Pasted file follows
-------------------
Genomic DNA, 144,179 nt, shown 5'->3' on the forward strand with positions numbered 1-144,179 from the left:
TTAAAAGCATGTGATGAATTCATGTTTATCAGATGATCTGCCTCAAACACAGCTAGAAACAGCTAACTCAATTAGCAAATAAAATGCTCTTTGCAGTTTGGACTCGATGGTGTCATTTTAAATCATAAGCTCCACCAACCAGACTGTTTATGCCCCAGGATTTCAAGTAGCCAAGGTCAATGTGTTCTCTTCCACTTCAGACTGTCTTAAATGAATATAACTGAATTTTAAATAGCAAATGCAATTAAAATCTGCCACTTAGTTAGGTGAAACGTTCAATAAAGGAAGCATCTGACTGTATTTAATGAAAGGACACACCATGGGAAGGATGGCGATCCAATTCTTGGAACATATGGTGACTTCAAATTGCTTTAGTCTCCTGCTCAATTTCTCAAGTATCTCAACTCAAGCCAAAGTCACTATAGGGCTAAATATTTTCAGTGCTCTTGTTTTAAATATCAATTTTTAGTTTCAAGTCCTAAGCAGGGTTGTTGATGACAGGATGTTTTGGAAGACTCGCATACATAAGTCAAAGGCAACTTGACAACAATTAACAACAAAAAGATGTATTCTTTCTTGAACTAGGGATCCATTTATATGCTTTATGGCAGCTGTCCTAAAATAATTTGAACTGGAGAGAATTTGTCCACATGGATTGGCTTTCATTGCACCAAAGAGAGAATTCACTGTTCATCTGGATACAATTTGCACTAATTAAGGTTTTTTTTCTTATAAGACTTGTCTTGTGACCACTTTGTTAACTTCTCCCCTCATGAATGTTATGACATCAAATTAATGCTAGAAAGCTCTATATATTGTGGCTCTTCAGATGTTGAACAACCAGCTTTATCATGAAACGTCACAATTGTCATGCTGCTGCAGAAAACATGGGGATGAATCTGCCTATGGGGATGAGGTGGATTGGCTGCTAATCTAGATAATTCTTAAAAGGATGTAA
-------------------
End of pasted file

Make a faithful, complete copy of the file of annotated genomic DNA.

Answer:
Genomic DNA, 144,179 nt, shown 5'->3' on the forward strand with positions numbered 1-144,179 from the left:
TTAAAAGCATGTGATGAATTCATGTTTATCAGATGATCTGCCTCAAACACAGCTAGAAACAGCTAACTCAATTAGCAAATAAAATGCTCTTTGCAGTTTGGACTCGATGGTGTCATTTTAAATCATAAGCTCCACCAACCAGACTGTTTATGCCCCAGGATTTCAAGTAGCCAAGGTCAATGTGTTCTCTTCCACTTCAGACTGTCTTAAATGAATATAACTGAATTTTAAATAGCAAATGCAATTAAAATCTGCCACTTAGTTAGGTGAAACGTTCAATAAAGGAAGCATCTGACTGTATTTAATGAAAGGACACACCATGGGAAGGATGGCGATCCAATTCTTGGAACATATGGTGACTTCAAATTGCTTTAGTCTCCTGCTCAATTTCTCAAGTATCTCAACTCAAGCCAAAGTCACTATAGGGCTAAATATTTTCAGTGCTCTTGTTTTAAATATCAATTTTTAGTTTCAAGTCCTAAGCAGGGTTGTTGATGACAGGATGTTTTGGAAGACTCGCATACATAAGTCAAAGGCAACTTGACAACAATTAACAACAAAAAGATGTATTCTTTCTTGAACTAGGGATCCATTTATATGCTTTATGGCAGCTGTCCTAAAATAATTTGAACTGGAGAGAATTTGTCCACATGGATTGGCTTTCATTGCACCAAAGAGAGAATTCACTGTTCATCTGGATACAATTTGCACTAATTAAGGTTTTTTTTCTTATAAGACTTGTCTTGTGACCACTTTGTTAACTTCTCCCCTCATGAATGTTATGACATCAAATTAATGCTAGAAAGCTCTATATATTGTGGCTCTTCAGATGTTGAACAACCAGCTTTATCATGAAACGTCACAATTGTCATGCTGCTGCAGAAAACATGGGGATGAATCTGCCTATGGGGATGAGGTGGATTGGCTGCTAATCTAGATAATTCTTAAAAGGATGTAA